One of my favorite novels of all time is Emma by Jane Austen.  I took a class on the history of the British novel in college, and the early ones were dreadfully boring.  Then I read Emma, expecting more of the same since I had not yet discovered Jane Austen, and partway through I thought, “Hang on… This is a romance novel!”  It is more than that, with wonderful character studies and sarcasm and witty observations.  But finally we had reached a point in the history of the novel (1815) where a coherent, suspenseful plot, character development, and smart dialogue actually happened.  I think one of the great things about this novel is that Emma grows as a person, realizing that she is selfish and that other people aren’t her playthings. 

We have also recently replaced many well-worn copies of Zane Grey’s novels, ever popular among our customers, plus some of Agatha Christie’s and Erle Stanley Gardner’s.  Some we now have on audiobook, as well.  I hope that it will be more pleasant to read fresh new copies of some of these time-tested books that have been loved to pieces.

Tuesday, August 8, 2017

Wonderful Wednesday afternoons, 2017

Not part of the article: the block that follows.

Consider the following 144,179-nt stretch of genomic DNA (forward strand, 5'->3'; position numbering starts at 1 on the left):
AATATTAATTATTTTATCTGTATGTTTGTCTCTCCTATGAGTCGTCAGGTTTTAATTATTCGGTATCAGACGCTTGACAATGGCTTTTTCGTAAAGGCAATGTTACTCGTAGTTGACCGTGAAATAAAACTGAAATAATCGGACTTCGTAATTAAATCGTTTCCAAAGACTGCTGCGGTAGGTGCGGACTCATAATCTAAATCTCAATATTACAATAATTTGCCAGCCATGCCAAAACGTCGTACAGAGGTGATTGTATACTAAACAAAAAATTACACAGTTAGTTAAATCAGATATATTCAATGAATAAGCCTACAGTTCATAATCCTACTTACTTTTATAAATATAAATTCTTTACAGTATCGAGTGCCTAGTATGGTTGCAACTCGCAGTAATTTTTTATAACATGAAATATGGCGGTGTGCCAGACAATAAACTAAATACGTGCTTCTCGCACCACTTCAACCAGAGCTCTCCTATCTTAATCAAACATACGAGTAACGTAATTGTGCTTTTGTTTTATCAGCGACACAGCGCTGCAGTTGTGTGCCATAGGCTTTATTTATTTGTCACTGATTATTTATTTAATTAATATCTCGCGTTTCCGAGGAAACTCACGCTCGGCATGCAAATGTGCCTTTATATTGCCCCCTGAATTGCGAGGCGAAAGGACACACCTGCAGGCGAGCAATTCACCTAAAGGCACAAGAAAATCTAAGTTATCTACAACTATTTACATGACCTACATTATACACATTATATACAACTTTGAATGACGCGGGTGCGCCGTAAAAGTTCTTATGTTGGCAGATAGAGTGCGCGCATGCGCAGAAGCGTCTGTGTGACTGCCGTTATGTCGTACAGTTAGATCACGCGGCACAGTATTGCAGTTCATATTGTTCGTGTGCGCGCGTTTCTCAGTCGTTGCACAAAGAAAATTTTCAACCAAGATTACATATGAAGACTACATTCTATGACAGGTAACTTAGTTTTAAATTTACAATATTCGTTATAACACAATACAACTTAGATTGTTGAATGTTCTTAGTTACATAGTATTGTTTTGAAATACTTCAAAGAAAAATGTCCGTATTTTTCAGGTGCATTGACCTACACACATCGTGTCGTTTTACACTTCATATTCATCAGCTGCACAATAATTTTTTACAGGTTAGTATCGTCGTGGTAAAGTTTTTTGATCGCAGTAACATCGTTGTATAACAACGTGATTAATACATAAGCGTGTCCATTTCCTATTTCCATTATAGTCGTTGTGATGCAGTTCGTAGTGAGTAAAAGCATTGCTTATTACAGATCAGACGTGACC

By Jan Pease

This week brings our summer programs to an end.  I can’t believe it!  In some ways, June 5th, our start date, seems like ages ago. But the summer has gone so fast, that at times June 5th seems like yesterday.

On Wednesdays we offered a program for students in grades K-5.  We called it “Wonderful Wednesdays.”   We collaborated with Meeker County Extension Service so on four Wednesdays we had  “Fun with 4H.”.  Two young, energetic folks who work with 4H came and had two hours of fun with our young people.  The kids learned a lot and had a really good time. The extension workers presented four of these short day camps on Wednesdays in June and July.  On those Wednesdays that the Extension workers didn’t come, I filled in for them. 

 Since our summer theme is “Reading by Design,” and Michael Hall visited the library in June,  we used his books, “My Heart is a Zoo” and “It’s an Orange Aardvark” to explore using various shapes to make pictures.  It was interesting to create pictures using hearts, squares, rectangles and other shapes.

We also learned about Zen Doodling, in which small sections of a picture are filled in with different patterns and colors.  

Our next “unit” involved unfolding geometric shapes to make a “net,” and I’m happy to say I finally get it. Back in the day, I missed every single question on standardized tests that involved unfolding any kind of shape.  (I’ve always known I have absolutely no spatial sense.)  Anyway, we built shapes out of paper and then used translucent plastic magnetic shapes to make amazing buildings and structures. 

For the last two weeks we talked about what shapes are the strongest and built shapes out of card catalog cards that would hold up a small toy locomotive.  In case you’re curious, triangles seemed to hold the most weight.  We also used straws and connectors to construct large things like a wall with a tower taller than I can reach, a “thing” made up of curves fastened together, and a rocket that was several feet high.